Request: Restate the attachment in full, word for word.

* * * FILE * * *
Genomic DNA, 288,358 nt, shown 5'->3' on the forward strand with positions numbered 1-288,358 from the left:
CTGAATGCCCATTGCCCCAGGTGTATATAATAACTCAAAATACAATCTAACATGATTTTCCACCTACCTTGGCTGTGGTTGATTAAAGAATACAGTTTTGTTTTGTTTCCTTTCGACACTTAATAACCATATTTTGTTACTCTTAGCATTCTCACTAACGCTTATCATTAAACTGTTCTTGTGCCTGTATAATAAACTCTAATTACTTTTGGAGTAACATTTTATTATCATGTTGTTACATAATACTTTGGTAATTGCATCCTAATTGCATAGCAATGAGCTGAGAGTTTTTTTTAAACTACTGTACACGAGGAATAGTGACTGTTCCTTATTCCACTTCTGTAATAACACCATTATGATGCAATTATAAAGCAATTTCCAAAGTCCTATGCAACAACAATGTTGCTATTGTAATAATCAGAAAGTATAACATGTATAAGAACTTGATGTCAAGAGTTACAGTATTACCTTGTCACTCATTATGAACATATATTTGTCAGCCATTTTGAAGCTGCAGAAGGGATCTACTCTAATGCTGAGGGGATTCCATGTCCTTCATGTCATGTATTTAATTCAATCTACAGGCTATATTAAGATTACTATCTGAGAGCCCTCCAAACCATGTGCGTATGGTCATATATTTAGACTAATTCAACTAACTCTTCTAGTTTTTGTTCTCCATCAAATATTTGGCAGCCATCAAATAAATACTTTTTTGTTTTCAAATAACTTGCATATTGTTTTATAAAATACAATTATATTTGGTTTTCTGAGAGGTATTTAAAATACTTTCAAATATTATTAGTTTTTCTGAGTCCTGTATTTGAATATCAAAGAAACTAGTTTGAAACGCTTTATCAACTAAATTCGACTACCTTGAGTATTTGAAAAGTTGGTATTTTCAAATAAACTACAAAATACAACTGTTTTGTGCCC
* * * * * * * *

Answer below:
Genomic DNA, 288,358 nt, shown 5'->3' on the forward strand with positions numbered 1-288,358 from the left:
CTGAATGCCCATTGCCCCAGGTGTATATAATAACTCAAAATACAATCTAACATGATTTTCCACCTACCTTGGCTGTGGTTGATTAAAGAATACAGTTTTGTTTTGTTTCCTTTCGACACTTAATAACCATATTTTGTTACTCTTAGCATTCTCACTAACGCTTATCATTAAACTGTTCTTGTGCCTGTATAATAAACTCTAATTACTTTTGGAGTAACATTTTATTATCATGTTGTTACATAATACTTTGGTAATTGCATCCTAATTGCATAGCAATGAGCTGAGAGTTTTTTTTAAACTACTGTACACGAGGAATAGTGACTGTTCCTTATTCCACTTCTGTAATAACACCATTATGATGCAATTATAAAGCAATTTCCAAAGTCCTATGCAACAACAATGTTGCTATTGTAATAATCAGAAAGTATAACATGTATAAGAACTTGATGTCAAGAGTTACAGTATTACCTTGTCACTCATTATGAACATATATTTGTCAGCCATTTTGAAGCTGCAGAAGGGATCTACTCTAATGCTGAGGGGATTCCATGTCCTTCATGTCATGTATTTAATTCAATCTACAGGCTATATTAAGATTACTATCTGAGAGCCCTCCAAACCATGTGCGTATGGTCATATATTTAGACTAATTCAACTAACTCTTCTAGTTTTTGTTCTCCATCAAATATTTGGCAGCCATCAAATAAATACTTTTTTGTTTTCAAATAACTTGCATATTGTTTTATAAAATACAATTATATTTGGTTTTCTGAGAGGTATTTAAAATACTTTCAAATATTATTAGTTTTTCTGAGTCCTGTATTTGAATATCAAAGAAACTAGTTTGAAACGCTTTATCAACTAAATTCGACTACCTTGAGTATTTGAAAAGTTGGTATTTTCAAATAAACTACAAAATACAACTGTTTTGTGCCC